weaving


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weave

 (wēv)
v. wove (wōv), wo·ven (wō′vən), weav·ing, weaves
v.tr.
1.
a. To make (cloth) by interlacing the threads of the weft and the warp on a loom.
b. To interlace (threads, for example) into cloth.
2. To construct by interlacing or interweaving strips or strands of material: weave a basket.
3.
a. To interweave or combine (elements) into a complex whole: wove the incidents into a story.
b. To contrive (something complex or elaborate) in this way: weave a tale.
4. To introduce (another element) into a complex whole; work in: wove folk tunes into the symphony.
5. To attach hair extensions to (hair).
6. To spin (a web, for example).
7. past tense & past participle often weaved To make (a path or way) by winding in and out or from side to side: weaved our way through the heavy traffic.
v.intr.
1.
a. To engage in weaving; make cloth.
b. To work at a loom.
2. past tense and past participle often weaved To move in and out or sway from side to side.
n.
1. The pattern, method of weaving, or construction of a fabric: a twill weave; a loose weave.
2. A hairstyle in which hair extensions are attached to existing strands of hair.

[Middle English weven, from Old English wefan; see webh- in the Appendix of Indo-European roots.]
ThesaurusAntonymsRelated WordsSynonymsLegend:
Noun1.weaving - creating fabricweaving - creating fabric      
handicraft - a craft that requires skillful hands
netting - creating nets
Translations

weaving

[ˈwiːvɪŋ]
A. Ntejido m
basket weavingcestería f
B. CPD weaving machine Ntelar m
weaving mill Ntejeduría f

weaving

[ˈwiːvɪŋ] ntissage m

weaving

nWeberei f; (as craft) → Webkunst f

weaving

[ˈwiːvɪŋ] ntessitura
References in classic literature ?
All the clothing that was to be had in the stores was made of cotton and shoddy, which is made by tearing old clothes to pieces and weaving the fiber again.
I did not perceive that they were weaving or spinning.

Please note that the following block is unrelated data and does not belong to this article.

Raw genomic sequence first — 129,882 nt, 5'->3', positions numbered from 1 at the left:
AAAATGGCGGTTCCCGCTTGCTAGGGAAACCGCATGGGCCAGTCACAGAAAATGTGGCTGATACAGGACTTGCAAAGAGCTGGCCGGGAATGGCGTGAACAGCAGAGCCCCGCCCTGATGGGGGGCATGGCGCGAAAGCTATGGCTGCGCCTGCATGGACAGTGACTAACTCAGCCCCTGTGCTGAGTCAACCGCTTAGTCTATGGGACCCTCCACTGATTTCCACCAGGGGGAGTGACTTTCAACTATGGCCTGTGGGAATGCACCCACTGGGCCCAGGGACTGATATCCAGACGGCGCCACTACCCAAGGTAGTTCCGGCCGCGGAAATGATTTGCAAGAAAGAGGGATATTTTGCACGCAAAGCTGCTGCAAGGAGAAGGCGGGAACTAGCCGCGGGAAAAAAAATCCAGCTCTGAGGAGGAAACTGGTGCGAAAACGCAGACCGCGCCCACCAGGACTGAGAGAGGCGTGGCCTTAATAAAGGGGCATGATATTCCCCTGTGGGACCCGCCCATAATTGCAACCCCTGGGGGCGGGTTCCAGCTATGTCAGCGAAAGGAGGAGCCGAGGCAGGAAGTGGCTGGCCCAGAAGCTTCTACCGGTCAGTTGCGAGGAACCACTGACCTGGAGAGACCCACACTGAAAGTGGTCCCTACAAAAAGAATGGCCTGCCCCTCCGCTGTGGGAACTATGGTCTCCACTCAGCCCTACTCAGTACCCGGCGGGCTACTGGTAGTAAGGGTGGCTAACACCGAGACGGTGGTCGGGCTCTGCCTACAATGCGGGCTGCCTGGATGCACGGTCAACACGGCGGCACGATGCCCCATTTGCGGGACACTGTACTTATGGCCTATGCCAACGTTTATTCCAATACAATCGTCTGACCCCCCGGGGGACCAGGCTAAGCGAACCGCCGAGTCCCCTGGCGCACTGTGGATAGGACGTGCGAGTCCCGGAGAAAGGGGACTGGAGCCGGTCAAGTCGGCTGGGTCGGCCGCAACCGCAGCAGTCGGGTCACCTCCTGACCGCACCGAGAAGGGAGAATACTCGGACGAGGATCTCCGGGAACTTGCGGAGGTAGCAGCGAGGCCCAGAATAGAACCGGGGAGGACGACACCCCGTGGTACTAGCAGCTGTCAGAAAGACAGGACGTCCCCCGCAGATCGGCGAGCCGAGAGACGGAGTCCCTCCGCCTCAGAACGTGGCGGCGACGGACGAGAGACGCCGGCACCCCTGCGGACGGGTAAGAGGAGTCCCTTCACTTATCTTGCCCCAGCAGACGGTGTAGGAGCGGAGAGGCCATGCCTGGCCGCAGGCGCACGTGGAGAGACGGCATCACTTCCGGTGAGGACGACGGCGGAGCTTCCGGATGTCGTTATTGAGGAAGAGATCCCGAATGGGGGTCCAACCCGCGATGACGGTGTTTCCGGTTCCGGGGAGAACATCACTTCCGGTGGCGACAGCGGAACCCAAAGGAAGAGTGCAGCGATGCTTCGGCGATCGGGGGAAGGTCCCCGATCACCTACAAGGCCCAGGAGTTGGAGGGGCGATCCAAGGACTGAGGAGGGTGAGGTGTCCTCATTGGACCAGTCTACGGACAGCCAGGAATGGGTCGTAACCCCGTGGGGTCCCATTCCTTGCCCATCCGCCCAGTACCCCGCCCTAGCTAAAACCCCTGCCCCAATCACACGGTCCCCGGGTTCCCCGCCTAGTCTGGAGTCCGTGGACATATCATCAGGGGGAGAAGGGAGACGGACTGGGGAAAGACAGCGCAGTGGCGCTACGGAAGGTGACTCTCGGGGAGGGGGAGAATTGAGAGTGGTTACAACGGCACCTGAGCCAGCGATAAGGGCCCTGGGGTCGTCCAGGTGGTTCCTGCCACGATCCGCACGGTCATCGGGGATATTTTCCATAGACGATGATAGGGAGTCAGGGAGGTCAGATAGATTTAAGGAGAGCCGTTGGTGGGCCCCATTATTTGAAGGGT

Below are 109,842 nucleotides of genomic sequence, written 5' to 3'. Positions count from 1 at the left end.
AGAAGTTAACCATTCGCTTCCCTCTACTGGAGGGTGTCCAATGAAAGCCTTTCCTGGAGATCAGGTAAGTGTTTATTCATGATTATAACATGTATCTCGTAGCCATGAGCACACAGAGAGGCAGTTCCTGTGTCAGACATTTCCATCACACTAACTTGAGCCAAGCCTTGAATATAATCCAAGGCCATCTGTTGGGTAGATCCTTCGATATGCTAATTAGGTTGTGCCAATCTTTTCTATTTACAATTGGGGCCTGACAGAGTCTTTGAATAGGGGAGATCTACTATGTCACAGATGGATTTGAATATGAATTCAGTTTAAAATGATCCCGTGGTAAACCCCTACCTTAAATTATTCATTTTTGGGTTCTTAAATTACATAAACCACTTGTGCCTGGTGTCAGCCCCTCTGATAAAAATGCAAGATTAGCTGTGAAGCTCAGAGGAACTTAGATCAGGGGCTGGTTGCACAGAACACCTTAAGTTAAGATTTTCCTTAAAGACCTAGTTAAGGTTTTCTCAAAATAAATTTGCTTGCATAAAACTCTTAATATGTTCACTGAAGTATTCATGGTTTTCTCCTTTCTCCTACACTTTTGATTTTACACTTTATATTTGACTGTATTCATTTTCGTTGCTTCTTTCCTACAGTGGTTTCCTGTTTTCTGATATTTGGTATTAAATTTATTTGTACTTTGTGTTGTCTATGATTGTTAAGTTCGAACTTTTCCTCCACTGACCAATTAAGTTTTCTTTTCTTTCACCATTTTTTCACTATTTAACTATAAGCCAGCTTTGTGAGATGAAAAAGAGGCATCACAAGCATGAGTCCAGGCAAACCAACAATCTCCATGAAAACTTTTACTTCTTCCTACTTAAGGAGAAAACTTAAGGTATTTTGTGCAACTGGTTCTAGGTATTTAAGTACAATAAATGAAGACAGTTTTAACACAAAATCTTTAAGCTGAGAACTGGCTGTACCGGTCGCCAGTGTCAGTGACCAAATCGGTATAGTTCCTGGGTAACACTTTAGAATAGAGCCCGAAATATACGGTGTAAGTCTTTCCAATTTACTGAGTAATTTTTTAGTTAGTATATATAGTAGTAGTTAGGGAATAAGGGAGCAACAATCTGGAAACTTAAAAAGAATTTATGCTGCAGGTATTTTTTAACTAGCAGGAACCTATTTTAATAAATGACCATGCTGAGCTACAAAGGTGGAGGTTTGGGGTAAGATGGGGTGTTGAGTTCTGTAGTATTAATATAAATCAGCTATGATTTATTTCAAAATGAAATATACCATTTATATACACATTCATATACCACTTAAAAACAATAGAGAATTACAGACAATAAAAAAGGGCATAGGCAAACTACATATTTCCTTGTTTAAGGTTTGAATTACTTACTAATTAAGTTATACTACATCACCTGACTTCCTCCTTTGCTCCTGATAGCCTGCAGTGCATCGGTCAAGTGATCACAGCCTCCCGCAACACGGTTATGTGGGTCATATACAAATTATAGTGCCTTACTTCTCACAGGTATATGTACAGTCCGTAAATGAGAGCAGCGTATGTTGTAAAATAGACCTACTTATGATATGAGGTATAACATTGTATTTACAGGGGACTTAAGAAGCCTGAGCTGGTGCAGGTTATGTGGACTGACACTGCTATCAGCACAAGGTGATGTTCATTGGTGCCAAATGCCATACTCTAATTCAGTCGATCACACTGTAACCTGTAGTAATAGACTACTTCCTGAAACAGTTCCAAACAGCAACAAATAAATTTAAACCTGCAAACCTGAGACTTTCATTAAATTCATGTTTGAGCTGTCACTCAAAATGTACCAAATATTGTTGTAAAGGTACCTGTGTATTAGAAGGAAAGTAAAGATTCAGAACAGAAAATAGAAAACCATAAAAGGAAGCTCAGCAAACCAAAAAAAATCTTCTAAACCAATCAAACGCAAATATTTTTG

Wherefore I diligently pretended, unto this and that and the other one, that your power against the sun could not reach its full until the morrow; and so if any would save the sun and the world, you must be slain to-day, while your enchantments are but in the weaving and lack potency.
Then the preacher begun to preach, and begun in earnest, too; and went weaving first to one side of the platform and then the other, and then a-leaning down over the front of it, with his arms and his body going all the time, and shouting his words out with all his might; and every now and then he would hold up his Bible and spread it open, and kind of pass it around this way and that, shouting, "It's the brazen serpent in the wilderness
The shoemaking and mending, the blacksmithing, cartwrighting, coopering, weaving, and grain-grind- ing, were all performed by the slaves on the home plantation.
Ever busily winding the golden thread that bound them all together, weaving the service of her happy influence through the tissue of all their lives, and making it predominate nowhere, Lucie heard in the echoes of years none but friendly and soothing sounds.
The shepherd himself, though he had good reason to believe that the bag held nothing but flaxen thread, or else the long rolls of strong linen spun from that thread, was not quite sure that this trade of weaving, indispensable though it was, could be carried on entirely without the help of the Evil One.
So Umslopogaas and Nada came to the glen where the child-slayer lived, and sat down by a pool of water not far from the mouth of her cave, weaving flowers into a garland.
He turned twice or thrice in a big circle, weaving his head from right to left.
The Emperor soon sent another worthy statesman to see how the weaving was getting on, and whether the cloth would soon be finished.
They are weaving a web of talk that changes into a new pattern every minute.
It was not said to one dull or deaf, but to one who enjoyed burning them more than weaving the broadest and finest web that could be; and seizing about eight at a time, she flung them out of the window.